Freshly returned from South America, first time Durga Puja to experience yet the vast unsettled feeling from being brought to a quite stringent and conservative environment in Batanagar from the freedom of life in outside India, in Venezuela, rues Susmita, as she walks down the memory lane, as part of the special feature, exclusively in Different Truths.
Durga Puja is like opening an old album filled with nostalgia. Those were the days simple yet so sweet and precious indeed. Let me take you to my flashback when I was some six-seven years old. Freshly returned from South America, first time Durga Puja to experience yet the vast unsettled feeling from being brought to a quite stringent and conservative environment in Batanagar (a countryside place more like village near Kolkata) from the freedom of life in outside India, in Venezuela.
Puja meant giving and taking of clothes, mostly benefited were the kids. I got ten new dresses that year. Wow! The double-digit number itself was an exclamation! Then fixing, which to wear morning – evening schedule, pandal hopping plans, eating outside from the food stalls menu decisions and holidays from studies was the greatest catch. Unaware of the strict rules that had been laid by my eldest uncle I was daydreaming of something extraordinary, but reality struck with a rude shock to me. The prime rule, no eating outside crap food like ‘phuchka, egg roll, churmura, Moghlai’. Next rule, two days only outing and around the para (locality). The last rule we have to walk in a straight line lead by my uncle, my aunt, and mother in successive gaps between us four sisters and lastly guarded by my father, we paraded through three big pandals of our locality. The first day was quite dissatisfying, totally shattered my big fantasy to the ground, but fortunately, my father managed to send my uncle back home the next day to give us a slice of life. We stood near a roadside vendor and relished his ‘phuchkas’, then had some chicken rolls, without which any Bengali’s Durga puja is incomplete. Thanked my father for his intervention to give us the joy of puja, as we headed back home.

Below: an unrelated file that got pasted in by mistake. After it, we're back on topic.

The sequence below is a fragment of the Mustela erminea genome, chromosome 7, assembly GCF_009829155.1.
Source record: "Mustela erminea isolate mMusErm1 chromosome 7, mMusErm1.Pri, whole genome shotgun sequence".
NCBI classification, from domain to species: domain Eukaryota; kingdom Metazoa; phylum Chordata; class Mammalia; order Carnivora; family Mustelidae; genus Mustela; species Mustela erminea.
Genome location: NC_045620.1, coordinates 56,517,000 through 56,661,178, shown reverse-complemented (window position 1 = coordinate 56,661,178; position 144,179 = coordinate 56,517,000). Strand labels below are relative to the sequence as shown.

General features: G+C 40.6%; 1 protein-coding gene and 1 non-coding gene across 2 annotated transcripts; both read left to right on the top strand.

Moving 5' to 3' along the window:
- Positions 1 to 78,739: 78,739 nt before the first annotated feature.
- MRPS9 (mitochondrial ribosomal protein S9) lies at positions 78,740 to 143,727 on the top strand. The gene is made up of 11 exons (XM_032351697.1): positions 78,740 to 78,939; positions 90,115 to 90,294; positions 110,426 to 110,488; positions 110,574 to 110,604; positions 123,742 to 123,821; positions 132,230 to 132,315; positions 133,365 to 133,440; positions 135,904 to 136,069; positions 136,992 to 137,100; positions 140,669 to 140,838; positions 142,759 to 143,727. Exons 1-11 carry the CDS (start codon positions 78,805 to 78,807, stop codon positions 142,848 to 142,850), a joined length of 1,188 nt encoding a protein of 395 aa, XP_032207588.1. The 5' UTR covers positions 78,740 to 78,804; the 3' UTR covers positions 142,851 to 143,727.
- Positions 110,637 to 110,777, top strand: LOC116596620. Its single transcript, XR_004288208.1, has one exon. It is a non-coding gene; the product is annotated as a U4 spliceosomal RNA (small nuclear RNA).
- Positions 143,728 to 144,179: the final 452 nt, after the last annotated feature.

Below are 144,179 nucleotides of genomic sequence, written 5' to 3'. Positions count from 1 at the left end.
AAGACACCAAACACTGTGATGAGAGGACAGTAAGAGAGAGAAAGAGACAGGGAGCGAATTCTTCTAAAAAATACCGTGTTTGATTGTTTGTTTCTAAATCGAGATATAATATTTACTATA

Ashtami morning meant wearing a saree and dressing like my mom feeling that I have grown to fast till offering pushanjali (floral offerings with the chanting of mantras to the goddess) then having sumptuous food at home – luchi and Begun-bhaja, with payesh (kheer or milk pudding). Each day passed by, bringing the last day, Dashami, when my mother, aunt and grandmother would decorate the Goddess with vermillion (sindoor) and apply the same to other married ladies, seek blessings of the Goddess and bid her goodbye, for another year, till she returned again.
From then onwards, every year has been a very different experience, but the feeling of Puja never changes. We adopt new ways, places, people, but never can change the awestruck feeling every year when we listen to Mahalaya, meet Ma Durga and seek her blessings.
It is this spirit that keeps flowing through generations yet modifying itself in every turn but keeping the essence intact. Jai Ma!
Photos from the Internet
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Susmita, a commerce graduate from Bombay University, is trained in HR management. She is an entrepreneur and fashions designer sarees. Susmita practices Reki and yoga. She dabbles with fusion styles and experiments with clothes and accessories. Her interests range from culinary skills to various dance forms, from meditation to exercise. She stays in Dubai with her husband and two sons.